Author Topic: And despite 'all being in this together' - the rich carry on getting richer...  (Read 3010 times)

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Offline Tobes

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http://www.bbc.co.uk/news/uk-20216031

... Capitalism has its drawbacks - ones which seriously threaten to undermine the legitimacy of those public school boys we elect to fix the things which are wrong with our society.

 :(


I do not agree with what you have to say, but I'll defend to the death your right to say it - [attributed to] Voltaire... 'Entia non sunt multiplicanda praeter necessita' - William of Occam.... 'You have a right to feel offended, but just cos you are offended doesn't mean you are right'

Offline moley

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http://www.bbc.co.uk/news/uk-20216031

... Capitalism has its drawbacks - ones which seriously threaten to undermine the legitimacy of those public school boys we elect to fix the things which are wrong with our society.

 :(


But one of the nasty things about this is that in the same way that Communism in Russia wasn't really what Marx envisioned, I don't think "Capitalism" is quite what Adam Smith had in mind.

I need to dig it out later but I do remember a quotation that implied that anywhere that has special interest type of associations basically broke the concept of the free market....

I wish I could come up with a system that actually worked and where the greedy didn't ripple to the top

 :(

Offline Mellon

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Interesting article , capitalism in a nutshell....especially if you go back to to 1636 which is where capitalism started to kick off with the introduction of insurance and pensions, I personally don't have a huge problem with capitalism.

But then again its not really a suprise capitalism is making a return for those at the top as it has always been defended by conservatives and liberals, its been around for a while and its not going away anytime soon.
"Duct tape is like the force. It has a light side, a dark side, and it holds the world together."

Offline Geoff Reid

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I bet there are as many labour millionaires as there are tory and liberal ones in Westminster.

There comes a point when the aquisition of personal wealth crosses political barriers and eclipses dogma. At that point I think the phrase 'we're all in this together' means something quite different to them than it does to us.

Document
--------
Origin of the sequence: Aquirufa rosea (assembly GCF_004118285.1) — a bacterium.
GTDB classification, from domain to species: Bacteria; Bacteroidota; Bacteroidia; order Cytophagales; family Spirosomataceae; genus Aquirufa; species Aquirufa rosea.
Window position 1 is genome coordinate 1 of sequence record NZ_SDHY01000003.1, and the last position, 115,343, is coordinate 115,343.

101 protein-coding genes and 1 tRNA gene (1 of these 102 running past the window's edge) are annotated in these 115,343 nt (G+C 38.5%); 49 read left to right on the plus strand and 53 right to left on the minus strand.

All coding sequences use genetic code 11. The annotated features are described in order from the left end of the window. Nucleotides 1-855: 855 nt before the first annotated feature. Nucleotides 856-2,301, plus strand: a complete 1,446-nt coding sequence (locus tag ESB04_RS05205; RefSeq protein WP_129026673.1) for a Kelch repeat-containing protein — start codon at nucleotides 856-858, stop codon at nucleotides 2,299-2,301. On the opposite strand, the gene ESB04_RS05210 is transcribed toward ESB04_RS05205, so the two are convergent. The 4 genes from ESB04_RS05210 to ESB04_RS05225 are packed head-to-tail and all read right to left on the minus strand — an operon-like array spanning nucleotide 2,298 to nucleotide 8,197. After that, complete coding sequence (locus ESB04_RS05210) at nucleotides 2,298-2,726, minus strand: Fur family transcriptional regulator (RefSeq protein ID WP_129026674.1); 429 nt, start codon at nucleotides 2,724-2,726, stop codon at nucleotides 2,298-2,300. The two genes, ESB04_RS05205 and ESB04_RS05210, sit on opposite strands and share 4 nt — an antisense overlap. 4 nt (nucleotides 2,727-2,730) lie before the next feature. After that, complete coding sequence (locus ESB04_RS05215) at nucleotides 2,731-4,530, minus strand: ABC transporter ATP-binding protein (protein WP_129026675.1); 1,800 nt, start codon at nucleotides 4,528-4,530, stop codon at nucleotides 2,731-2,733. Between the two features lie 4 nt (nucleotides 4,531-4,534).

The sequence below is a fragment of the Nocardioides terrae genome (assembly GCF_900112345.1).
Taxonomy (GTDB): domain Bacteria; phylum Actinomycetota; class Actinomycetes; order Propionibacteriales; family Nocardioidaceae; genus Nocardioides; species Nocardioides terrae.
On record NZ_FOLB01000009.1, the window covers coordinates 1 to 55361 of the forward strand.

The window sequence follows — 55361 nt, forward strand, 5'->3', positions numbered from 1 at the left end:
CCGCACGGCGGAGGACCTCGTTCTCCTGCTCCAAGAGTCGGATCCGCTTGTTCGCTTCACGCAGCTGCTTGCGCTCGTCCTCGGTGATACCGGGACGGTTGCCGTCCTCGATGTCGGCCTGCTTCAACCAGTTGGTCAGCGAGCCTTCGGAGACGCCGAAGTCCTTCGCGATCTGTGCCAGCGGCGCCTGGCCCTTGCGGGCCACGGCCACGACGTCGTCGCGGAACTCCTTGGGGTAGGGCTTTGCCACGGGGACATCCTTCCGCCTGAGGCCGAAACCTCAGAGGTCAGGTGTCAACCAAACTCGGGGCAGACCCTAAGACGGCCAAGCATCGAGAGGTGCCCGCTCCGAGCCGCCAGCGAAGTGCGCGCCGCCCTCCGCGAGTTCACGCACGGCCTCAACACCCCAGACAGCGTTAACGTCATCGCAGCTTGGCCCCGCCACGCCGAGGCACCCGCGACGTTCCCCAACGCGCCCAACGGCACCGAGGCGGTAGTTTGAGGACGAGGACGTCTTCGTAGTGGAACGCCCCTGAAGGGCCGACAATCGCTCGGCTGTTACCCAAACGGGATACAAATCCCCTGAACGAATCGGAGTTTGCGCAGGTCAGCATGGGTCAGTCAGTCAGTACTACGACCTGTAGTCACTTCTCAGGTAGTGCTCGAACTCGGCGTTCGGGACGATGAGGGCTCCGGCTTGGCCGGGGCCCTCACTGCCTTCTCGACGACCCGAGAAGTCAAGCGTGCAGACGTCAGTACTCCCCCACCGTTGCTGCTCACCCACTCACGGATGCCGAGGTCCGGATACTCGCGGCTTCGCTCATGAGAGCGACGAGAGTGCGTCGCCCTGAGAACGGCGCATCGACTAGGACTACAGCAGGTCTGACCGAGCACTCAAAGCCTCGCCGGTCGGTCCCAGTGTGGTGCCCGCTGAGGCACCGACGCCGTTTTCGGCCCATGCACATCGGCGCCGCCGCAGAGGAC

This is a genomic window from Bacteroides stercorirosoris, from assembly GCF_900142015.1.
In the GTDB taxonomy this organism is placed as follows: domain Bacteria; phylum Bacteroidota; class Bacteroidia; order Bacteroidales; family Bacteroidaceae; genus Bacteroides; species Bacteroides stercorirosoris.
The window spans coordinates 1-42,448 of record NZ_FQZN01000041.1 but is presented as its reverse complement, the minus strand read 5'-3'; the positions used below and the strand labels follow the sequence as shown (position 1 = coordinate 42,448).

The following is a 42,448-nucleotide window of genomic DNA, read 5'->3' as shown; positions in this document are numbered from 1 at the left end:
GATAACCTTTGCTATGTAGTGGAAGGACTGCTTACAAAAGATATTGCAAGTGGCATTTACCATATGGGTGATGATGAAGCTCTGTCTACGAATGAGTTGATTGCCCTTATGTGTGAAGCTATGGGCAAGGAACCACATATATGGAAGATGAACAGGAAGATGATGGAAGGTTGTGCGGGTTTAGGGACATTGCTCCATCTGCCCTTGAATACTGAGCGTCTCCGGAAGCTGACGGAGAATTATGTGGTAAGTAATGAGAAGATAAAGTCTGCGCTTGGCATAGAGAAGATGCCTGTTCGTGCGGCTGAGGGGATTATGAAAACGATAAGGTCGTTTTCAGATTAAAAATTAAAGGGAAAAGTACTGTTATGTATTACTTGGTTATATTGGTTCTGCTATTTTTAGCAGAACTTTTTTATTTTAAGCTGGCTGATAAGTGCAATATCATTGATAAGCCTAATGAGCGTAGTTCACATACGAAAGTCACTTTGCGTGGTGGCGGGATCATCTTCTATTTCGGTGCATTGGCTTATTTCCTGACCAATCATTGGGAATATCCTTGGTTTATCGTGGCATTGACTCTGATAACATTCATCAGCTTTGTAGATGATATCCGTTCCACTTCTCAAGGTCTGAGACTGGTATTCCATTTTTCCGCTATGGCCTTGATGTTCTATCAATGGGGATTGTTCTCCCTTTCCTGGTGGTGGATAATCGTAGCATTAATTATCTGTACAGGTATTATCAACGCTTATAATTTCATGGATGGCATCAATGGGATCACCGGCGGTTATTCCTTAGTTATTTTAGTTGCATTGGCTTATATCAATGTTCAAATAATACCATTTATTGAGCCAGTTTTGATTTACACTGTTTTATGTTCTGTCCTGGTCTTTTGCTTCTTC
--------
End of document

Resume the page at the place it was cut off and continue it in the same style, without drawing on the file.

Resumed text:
Offline Tobes

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What I thought was most interesting about the financial meltdown was that is proof to the nouveaux proles that those whom shareholders deem worthy of telephone number salaries due to their supposedly super-human intellects and abilities, could have conspired through sheer greed and short termism to effectively screw the entire global finance system.

Conceiving of a more simple error than lending more money than you can ever hope to recoup beggars belief - but that's what the super-rich achieved - and its the whole of society which bears the burden of that mistake - and will go on suffering for it for years to come. But unlike the cleaner fired for perceived poor performance, or the team leader in a call center 'let go', these wan£ers earn even bigger salaries despite their failures.

The world is an astounding place sometimes.
« Last Edit: November 07, 2012, 06:25:29 AM by Tobes »
I do not agree with what you have to say, but I'll defend to the death your right to say it - [attributed to] Voltaire... 'Entia non sunt multiplicanda praeter necessita' - William of Occam.... 'You have a right to feel offended, but just cos you are offended doesn't mean you are right'

Offline Des Morgan

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Conceiving of a more simple error than lending more money than you can ever hope to recoup beggars belief - but that's what the super-rich achieved


Tobes - dare i suggest you have slightly missed the point?  The people who lent money truly believed they would re-coup more money than they had lent out. The error they made was in believing their own hype and thinking they were such clever people. They just didn't understand the arithmetic.

On a much smaller scale let's take the example set by Coun Bluh Leader of SBC and a Chartered Accountant. Based on sales of £1m Digital City was going to make a net return of £700k. He believed this to be the case despite the fact the CEO of DC was being remunerated to the tune of over £100k pa. Of course you and I saw through this nonsense by applying a little logical thinking. SBC has lost circa £425k (considerably less than the bankers) but in context it's the same forces at play. Hubristic and overbearing

Offline Muggins

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Frightening isn't it?   And whats worse, they are all/both saying it wasn't their fault....

So neither have learned a lesson from the experience , so are likely to make the same mistake again :o
Oi! Listen mush. Old eyes, remember? I’ve been around the block a few times. More than a few. They’ve knocked down the blocks I’ve been around and rebuilt them as bigger blocks. Super blocks. And I’ve been round them as well.  The Doctor (Night Terrors)

Offline Mart